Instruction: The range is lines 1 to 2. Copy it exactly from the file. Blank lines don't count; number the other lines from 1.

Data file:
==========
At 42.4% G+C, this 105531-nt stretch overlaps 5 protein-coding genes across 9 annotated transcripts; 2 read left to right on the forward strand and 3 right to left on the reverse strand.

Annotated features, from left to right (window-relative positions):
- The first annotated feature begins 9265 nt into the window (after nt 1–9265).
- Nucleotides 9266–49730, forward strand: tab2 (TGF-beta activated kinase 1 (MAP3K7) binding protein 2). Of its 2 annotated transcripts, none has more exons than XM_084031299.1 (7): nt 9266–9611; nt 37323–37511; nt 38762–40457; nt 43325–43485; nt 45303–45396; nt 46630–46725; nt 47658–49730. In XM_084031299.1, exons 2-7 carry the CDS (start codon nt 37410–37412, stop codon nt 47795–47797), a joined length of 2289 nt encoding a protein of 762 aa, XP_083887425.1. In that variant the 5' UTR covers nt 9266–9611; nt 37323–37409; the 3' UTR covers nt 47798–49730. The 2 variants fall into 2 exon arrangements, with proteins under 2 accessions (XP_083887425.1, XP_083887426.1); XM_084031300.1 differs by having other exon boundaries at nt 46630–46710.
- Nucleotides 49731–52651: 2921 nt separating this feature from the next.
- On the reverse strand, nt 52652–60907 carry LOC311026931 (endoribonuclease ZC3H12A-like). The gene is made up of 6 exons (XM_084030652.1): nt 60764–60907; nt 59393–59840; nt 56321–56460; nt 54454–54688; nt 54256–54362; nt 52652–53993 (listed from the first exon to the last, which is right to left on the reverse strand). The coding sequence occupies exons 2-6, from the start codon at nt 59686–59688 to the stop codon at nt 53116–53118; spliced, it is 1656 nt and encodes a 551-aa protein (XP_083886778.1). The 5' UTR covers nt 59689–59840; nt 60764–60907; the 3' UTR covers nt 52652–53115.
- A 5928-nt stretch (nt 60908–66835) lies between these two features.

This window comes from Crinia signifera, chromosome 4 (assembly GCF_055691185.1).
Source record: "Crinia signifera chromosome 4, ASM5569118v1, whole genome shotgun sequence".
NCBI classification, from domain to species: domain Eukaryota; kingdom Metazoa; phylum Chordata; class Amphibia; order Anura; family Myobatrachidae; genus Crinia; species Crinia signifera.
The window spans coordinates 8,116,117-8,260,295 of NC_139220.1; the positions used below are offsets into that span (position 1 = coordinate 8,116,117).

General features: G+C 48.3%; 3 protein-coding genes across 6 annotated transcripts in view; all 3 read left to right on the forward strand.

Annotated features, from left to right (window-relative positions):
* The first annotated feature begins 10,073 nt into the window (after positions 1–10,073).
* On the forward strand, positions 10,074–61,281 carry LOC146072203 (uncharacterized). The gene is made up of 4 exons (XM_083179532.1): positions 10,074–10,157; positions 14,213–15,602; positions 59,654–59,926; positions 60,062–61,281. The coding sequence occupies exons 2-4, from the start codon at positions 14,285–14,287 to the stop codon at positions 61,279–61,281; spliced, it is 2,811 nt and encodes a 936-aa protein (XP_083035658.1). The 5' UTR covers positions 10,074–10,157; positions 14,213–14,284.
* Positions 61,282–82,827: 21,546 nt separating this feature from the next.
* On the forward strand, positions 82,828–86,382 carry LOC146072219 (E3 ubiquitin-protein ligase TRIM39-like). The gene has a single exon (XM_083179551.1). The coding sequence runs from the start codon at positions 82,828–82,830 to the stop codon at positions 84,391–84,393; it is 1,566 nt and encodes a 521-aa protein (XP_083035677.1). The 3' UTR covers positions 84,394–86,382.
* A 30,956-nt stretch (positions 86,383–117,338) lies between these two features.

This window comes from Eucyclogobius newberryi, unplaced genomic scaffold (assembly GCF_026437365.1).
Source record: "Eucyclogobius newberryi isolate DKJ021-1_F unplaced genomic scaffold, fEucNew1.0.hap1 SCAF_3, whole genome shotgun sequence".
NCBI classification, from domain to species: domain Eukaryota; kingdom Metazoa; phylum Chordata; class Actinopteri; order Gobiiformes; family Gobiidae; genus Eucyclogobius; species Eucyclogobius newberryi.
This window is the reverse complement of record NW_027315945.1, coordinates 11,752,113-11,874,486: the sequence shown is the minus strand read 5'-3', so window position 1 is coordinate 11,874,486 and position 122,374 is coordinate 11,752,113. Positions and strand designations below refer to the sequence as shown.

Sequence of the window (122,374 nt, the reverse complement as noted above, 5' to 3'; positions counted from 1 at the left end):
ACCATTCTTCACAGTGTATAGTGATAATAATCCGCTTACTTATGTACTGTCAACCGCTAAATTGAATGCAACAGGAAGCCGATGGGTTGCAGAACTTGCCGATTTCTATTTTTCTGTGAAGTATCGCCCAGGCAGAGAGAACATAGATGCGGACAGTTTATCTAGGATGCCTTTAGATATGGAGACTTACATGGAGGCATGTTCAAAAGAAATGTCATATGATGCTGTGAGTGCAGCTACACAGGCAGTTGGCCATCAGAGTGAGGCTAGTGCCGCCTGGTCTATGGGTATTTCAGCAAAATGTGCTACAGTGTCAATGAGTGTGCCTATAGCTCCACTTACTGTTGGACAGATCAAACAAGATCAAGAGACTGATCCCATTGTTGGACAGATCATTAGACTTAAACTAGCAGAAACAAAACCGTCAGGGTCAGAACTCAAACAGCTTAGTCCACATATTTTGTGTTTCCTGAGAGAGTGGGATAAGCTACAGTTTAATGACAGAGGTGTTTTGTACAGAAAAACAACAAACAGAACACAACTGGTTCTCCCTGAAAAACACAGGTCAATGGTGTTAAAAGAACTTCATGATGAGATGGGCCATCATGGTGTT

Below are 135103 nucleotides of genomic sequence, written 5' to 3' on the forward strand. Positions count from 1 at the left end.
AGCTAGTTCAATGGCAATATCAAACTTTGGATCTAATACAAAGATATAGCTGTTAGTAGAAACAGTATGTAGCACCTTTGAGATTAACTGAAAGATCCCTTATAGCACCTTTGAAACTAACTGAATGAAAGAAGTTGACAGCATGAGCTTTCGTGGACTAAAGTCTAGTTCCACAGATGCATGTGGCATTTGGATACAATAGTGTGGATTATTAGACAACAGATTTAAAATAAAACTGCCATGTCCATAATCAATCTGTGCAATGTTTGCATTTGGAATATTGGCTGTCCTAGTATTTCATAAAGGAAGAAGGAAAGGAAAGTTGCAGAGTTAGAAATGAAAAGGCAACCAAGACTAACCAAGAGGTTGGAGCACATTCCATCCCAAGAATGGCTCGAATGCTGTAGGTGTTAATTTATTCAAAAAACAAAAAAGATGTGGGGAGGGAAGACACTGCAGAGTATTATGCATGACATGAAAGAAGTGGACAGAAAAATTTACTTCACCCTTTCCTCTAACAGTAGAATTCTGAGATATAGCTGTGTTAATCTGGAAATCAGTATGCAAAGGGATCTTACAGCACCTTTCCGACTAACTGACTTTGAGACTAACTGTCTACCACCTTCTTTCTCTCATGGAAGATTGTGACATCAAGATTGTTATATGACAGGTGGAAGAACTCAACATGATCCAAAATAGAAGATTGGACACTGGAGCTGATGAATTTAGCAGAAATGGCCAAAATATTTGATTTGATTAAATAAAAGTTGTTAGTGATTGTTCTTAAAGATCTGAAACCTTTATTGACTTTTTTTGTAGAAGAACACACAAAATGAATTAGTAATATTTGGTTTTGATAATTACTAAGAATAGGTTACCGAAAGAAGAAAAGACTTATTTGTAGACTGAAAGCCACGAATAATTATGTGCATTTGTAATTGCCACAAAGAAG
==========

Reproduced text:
At 42.4% G+C, this 105531-nt stretch overlaps 5 protein-coding genes across 9 annotated transcripts; 2 read left to right on the forward strand and 3 right to left on the reverse strand.

Annotated features, from left to right (window-relative positions):